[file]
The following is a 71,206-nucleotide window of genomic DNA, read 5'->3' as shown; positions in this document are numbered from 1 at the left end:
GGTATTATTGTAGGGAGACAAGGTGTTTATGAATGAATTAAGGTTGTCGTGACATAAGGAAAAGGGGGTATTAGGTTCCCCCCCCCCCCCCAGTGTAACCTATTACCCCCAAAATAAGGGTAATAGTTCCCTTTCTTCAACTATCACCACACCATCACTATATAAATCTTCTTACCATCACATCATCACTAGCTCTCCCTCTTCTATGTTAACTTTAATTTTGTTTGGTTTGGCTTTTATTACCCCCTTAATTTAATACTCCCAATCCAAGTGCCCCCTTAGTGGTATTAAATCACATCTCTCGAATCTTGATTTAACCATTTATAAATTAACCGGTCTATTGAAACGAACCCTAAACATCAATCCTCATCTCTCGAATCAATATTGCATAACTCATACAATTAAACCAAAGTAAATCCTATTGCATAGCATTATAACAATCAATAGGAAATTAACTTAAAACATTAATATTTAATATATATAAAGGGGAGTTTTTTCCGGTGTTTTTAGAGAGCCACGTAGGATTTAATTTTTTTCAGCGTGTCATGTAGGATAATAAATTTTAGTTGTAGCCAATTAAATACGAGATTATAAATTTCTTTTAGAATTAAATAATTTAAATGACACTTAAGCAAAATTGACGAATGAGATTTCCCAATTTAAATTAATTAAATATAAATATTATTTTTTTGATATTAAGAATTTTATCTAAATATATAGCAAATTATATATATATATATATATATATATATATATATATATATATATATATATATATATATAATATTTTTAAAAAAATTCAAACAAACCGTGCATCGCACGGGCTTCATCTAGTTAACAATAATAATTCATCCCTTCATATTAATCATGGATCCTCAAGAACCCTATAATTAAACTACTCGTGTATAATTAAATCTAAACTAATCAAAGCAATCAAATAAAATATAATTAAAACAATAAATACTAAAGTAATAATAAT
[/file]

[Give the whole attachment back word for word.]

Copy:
The following is a 71,206-nucleotide window of genomic DNA, read 5'->3' as shown; positions in this document are numbered from 1 at the left end:
GGTATTATTGTAGGGAGACAAGGTGTTTATGAATGAATTAAGGTTGTCGTGACATAAGGAAAAGGGGGTATTAGGTTCCCCCCCCCCCCCCAGTGTAACCTATTACCCCCAAAATAAGGGTAATAGTTCCCTTTCTTCAACTATCACCACACCATCACTATATAAATCTTCTTACCATCACATCATCACTAGCTCTCCCTCTTCTATGTTAACTTTAATTTTGTTTGGTTTGGCTTTTATTACCCCCTTAATTTAATACTCCCAATCCAAGTGCCCCCTTAGTGGTATTAAATCACATCTCTCGAATCTTGATTTAACCATTTATAAATTAACCGGTCTATTGAAACGAACCCTAAACATCAATCCTCATCTCTCGAATCAATATTGCATAACTCATACAATTAAACCAAAGTAAATCCTATTGCATAGCATTATAACAATCAATAGGAAATTAACTTAAAACATTAATATTTAATATATATAAAGGGGAGTTTTTTCCGGTGTTTTTAGAGAGCCACGTAGGATTTAATTTTTTTCAGCGTGTCATGTAGGATAATAAATTTTAGTTGTAGCCAATTAAATACGAGATTATAAATTTCTTTTAGAATTAAATAATTTAAATGACACTTAAGCAAAATTGACGAATGAGATTTCCCAATTTAAATTAATTAAATATAAATATTATTTTTTTGATATTAAGAATTTTATCTAAATATATAGCAAATTATATATATATATATATATATATATATATATATATATATATATATATATATATATATAATATTTTTAAAAAAATTCAAACAAACCGTGCATCGCACGGGCTTCATCTAGTTAACAATAATAATTCATCCCTTCATATTAATCATGGATCCTCAAGAACCCTATAATTAAACTACTCGTGTATAATTAAATCTAAACTAATCAAAGCAATCAAATAAAATATAATTAAAACAATAAATACTAAAGTAATAATAAT